Overall, everyone understands the principle and purpose of trademark law. Companies invest in names and logos to distinguish their products or services and these signs need to be protected. However, in case of sacred symbols, heritage or common names, there is often some resistance.
And in case of common surnames. A recent example hereof is Jensen, the most common surname in Denmark. Recently the Supreme Court ruled that Jensen steak house had a valid trademark Jensen. So Jensen could successfully object to a restaurant called Jensen seafood. This has upset the 750.000 Jensen’s in Denmark, and the rest of the 5,5 million Danish people.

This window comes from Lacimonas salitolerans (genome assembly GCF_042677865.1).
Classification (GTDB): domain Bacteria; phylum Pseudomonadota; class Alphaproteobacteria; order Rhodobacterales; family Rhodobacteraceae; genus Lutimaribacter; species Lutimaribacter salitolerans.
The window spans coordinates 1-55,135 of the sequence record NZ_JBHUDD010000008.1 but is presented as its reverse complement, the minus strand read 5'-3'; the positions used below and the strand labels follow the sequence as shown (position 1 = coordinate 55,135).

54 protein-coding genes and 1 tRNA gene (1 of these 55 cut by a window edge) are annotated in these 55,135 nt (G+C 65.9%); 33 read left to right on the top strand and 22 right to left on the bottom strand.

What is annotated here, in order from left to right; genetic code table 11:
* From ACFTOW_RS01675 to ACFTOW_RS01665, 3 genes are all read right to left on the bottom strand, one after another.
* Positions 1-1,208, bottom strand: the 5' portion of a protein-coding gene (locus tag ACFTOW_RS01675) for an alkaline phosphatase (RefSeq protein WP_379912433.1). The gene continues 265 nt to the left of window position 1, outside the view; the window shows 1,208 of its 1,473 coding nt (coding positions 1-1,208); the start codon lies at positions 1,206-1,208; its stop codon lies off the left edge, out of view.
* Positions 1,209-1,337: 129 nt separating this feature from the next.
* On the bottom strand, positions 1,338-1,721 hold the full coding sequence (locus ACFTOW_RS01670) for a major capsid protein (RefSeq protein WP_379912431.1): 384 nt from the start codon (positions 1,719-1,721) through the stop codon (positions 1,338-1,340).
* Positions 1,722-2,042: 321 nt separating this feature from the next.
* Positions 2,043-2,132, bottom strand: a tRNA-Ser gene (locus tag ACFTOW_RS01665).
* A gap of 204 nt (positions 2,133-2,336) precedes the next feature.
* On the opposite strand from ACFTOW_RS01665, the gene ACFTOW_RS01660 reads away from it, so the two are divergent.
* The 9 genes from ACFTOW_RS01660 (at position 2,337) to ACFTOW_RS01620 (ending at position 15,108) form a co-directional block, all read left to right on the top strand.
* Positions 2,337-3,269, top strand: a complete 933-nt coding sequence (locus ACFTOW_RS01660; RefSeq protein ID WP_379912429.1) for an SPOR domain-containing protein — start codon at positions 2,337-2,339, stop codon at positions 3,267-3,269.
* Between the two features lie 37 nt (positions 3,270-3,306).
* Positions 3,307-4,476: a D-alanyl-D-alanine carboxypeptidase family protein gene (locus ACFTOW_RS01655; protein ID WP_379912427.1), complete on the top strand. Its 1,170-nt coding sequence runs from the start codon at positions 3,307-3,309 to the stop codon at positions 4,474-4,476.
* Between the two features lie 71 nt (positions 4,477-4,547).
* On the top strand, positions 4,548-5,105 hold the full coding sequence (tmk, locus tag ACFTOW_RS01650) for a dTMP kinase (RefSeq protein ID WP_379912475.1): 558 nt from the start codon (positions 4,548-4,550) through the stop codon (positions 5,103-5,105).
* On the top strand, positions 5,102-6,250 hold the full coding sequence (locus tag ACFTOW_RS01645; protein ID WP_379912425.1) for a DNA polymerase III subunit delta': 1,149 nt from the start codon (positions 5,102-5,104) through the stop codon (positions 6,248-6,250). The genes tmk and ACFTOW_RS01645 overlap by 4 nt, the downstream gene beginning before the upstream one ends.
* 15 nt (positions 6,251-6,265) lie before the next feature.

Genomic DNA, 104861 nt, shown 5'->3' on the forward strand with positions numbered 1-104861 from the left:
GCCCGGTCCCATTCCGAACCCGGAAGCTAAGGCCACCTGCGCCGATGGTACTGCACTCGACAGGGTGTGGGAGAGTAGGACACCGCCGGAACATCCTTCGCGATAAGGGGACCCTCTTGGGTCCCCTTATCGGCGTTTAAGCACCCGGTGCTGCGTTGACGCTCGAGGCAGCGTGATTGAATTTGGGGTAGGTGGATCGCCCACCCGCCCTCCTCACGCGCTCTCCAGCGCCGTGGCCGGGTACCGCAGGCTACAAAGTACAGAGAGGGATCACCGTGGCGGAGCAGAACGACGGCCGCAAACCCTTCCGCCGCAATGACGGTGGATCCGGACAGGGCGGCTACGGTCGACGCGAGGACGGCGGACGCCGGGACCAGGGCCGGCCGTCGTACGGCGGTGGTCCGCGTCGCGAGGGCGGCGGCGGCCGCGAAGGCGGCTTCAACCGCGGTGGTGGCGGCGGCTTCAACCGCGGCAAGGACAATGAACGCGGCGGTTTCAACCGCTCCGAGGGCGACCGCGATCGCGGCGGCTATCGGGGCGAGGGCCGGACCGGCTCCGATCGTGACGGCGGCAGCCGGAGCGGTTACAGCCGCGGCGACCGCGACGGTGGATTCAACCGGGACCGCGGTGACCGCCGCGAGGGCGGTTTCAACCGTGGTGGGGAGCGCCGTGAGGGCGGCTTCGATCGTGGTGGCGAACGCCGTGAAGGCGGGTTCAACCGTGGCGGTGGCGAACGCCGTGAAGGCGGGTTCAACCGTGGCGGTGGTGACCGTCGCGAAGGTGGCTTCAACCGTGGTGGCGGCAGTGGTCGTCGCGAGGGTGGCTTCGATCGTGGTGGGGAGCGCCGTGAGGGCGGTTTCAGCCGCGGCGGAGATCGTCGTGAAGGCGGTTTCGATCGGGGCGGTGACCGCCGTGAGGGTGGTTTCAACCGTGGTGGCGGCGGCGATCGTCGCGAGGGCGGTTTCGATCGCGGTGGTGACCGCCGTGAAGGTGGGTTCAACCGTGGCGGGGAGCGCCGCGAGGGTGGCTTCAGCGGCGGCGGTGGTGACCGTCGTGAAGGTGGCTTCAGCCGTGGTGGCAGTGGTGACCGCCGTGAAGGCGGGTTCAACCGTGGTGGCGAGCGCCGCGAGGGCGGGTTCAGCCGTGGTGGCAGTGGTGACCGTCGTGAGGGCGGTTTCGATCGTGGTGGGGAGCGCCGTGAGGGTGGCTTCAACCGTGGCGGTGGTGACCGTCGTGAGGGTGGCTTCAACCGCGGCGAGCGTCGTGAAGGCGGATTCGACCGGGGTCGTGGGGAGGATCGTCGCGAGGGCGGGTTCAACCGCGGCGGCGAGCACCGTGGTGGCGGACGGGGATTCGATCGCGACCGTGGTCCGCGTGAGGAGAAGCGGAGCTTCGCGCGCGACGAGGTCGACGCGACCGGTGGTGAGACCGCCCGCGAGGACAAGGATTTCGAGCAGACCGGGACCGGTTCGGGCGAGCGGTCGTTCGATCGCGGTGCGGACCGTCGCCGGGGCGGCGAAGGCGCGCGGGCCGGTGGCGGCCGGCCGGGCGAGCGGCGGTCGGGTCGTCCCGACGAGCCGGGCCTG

But Jensen steak house is located in several cities and even other countries, which even more justifies the trademark Jensen. Mr. Jensen of the seafood restaurant wished he had been born with a different name, maybe he’d better wished he was born with a bit more creativity.
In order to help you to stay away from the common surnames in Europe, a list
Netherlands – De Jong Belgium – Peeters England – Smith Spain – Garcia France – Martin Ireland – Murphy Italy – Rossi Germany – Muller
Source: Het Parool
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“Trademark protection gives freedom to do business.”